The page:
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June 17, 2021

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Moving at the Speed of Trust – Streetsblog USA

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This week, we’re joined by L’erin Jensen and Josh Cohen, hosts of The Movement Podcast at Transloc. We chat about why they got into podcasting as a way to talk about transportation, some of their favorite guests, and what’s vexing them about current policy.

For those of you who prefer to read, an edited transcript is below the audio player. If you want the full, unedited transcript, click here.

 

Jeff Wood: You’ve talked to a bunch of different people on the podcast. Are there any conversations that stood out or is there anything where somebody said something and it like hit a light bulb and then you started going in tons of different directions in your brain, and then you had to come back to the interview you were already at?

Josh Cohen: I mean, I feel like that happens on a regular basis. We have one coming up, I think next week with Waffiyyah Murray of the Better Bikeshare Partnership in Philadelphia. And we had that situations where your mind goes somewhere and then it has to kind of come back. And she was talking about kind of the role of bike share in the community. And, you know, I’ve thought a lot about bike share, but what jumped out to me in that conversation was “Who was the bike share for” and what the motivations were. And it kind of clicked in my head while she was talking. And I kind of went on that little trip there that you just described where I kind of said, “Oh, I can picture the lack of trust that might’ve been built in those communities where an elected official or a city official might’ve really pushed bike share, not for the benefit of the community, but specifically before one of their goals.”

You know, as far as, “Hey, this makes our, our city more ‘active’ or whatever,” which, you know, and I’m using active and air quotes, but, yes, that’s good at a macro level, but it may not be right in line with what the community is looking for, right? The community might be saying, “Yeah, what we actually need is access to better grocery options that don’t require two bus trips,” right? So I think it’s stuff like that when I had that kind of little trip in my mind, that that was one that just kind of came out super recently, longer back one that just keeps coming up over and over again. You know, it’s like what Lynn Ross said: “We can only move at the speed of trust.”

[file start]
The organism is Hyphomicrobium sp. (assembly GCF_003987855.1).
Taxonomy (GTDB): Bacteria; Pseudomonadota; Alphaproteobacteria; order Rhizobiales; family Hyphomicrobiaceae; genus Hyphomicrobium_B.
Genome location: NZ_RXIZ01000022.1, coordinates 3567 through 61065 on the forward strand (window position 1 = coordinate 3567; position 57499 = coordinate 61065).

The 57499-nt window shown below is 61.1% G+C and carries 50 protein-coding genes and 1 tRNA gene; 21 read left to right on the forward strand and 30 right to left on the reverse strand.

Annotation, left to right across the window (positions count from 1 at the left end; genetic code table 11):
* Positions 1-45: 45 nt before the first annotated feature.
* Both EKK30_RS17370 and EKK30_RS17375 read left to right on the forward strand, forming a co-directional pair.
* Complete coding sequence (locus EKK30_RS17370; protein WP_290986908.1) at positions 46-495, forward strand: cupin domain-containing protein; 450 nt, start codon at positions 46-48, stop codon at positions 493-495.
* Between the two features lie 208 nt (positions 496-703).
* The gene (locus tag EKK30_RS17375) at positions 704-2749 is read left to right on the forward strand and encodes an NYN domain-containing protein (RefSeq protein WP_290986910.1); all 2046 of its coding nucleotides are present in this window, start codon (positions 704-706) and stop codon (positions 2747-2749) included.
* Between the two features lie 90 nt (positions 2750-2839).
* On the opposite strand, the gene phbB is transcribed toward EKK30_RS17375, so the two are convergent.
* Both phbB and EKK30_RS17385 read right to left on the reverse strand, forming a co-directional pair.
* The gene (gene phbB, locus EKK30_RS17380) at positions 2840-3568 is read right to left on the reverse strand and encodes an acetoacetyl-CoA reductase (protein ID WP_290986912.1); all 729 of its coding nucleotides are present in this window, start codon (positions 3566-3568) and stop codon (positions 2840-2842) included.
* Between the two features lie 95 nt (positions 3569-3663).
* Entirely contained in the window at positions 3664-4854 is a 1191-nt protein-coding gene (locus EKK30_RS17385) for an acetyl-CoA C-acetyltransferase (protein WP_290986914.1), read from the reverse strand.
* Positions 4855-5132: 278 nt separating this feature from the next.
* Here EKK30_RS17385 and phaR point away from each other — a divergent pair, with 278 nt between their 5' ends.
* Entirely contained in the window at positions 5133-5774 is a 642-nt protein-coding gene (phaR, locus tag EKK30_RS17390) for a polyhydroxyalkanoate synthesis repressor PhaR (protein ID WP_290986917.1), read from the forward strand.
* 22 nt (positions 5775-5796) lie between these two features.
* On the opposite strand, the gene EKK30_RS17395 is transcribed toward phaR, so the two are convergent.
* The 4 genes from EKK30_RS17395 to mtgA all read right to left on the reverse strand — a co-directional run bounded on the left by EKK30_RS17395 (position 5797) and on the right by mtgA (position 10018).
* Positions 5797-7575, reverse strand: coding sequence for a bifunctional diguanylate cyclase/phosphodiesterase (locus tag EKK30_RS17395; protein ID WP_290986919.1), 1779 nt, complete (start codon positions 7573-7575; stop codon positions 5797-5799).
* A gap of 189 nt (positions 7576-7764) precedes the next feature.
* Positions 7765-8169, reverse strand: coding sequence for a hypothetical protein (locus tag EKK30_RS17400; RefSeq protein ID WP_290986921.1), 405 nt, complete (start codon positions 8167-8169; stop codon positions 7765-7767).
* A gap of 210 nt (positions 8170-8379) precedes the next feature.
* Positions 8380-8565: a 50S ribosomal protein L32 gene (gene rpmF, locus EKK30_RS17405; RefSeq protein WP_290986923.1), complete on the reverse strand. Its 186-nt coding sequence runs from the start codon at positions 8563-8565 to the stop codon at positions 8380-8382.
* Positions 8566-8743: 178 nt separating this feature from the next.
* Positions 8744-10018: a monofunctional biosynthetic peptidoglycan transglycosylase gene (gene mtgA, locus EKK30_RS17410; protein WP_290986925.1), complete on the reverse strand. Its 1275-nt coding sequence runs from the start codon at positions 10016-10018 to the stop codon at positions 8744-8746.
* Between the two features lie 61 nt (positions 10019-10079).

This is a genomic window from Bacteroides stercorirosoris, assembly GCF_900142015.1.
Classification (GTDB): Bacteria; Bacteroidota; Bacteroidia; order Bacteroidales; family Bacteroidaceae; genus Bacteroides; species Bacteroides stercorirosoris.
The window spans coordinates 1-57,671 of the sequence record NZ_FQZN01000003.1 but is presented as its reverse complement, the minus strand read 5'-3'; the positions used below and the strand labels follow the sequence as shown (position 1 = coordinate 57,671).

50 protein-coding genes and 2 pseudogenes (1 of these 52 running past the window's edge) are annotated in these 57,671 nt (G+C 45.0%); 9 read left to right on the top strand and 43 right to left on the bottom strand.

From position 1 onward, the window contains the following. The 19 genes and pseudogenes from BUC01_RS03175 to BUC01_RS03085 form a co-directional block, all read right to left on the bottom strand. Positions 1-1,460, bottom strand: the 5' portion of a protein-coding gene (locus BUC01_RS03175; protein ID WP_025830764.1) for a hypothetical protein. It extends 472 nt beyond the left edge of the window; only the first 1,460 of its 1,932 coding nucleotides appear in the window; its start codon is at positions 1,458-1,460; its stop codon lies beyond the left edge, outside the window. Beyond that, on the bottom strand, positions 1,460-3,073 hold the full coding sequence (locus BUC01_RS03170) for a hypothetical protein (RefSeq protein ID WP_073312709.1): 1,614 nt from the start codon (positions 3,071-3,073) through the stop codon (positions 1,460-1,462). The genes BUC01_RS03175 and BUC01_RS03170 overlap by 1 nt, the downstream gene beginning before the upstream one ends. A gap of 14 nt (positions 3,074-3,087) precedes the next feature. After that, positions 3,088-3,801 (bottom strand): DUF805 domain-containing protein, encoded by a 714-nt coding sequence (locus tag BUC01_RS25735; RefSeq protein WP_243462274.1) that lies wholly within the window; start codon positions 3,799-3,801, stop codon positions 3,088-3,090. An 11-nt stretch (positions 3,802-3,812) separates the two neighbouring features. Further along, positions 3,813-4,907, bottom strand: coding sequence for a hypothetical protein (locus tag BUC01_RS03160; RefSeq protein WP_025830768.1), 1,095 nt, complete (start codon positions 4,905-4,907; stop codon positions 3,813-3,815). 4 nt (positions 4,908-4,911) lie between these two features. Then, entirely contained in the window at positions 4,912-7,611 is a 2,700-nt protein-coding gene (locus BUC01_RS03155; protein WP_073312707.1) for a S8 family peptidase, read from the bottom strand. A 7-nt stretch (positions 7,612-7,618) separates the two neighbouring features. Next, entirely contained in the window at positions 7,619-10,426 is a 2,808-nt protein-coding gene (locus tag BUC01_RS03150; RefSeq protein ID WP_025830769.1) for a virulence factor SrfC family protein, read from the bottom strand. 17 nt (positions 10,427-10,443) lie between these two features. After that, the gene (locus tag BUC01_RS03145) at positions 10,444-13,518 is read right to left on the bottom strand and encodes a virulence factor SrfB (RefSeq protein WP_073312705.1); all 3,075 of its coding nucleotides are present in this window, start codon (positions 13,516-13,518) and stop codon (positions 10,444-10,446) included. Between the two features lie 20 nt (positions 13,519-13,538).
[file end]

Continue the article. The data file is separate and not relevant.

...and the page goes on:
And that’s one that just, it feels like every conversation we have that line can be applied because it’s just like so impactful and quotable and true.

L’erin Jensen: I always go back to the episode with David Fields where he told us, “Never let a consultant tell your community its needs or its goals.” And to your point, I think that’s along the same lines is that you can only move at the speed of trust. And also Waffiyyah’s thing about who the bike share was really for. And policy, by its nature, is written by people who usually are not the community itself or the people that it’s written for. They’re written by someone else who has an idea of how the world works. That’s why people go into politics, right? You have people who want to make a difference in the world, and they think they have good ideas and can make it work.

But we just don’t do a very good job of listening to the people. So that’s something that always the people that policy is going to affect. So that’s always one that sticks out in my mind. And my mind trails every conversation I’ve always got to pull myself back!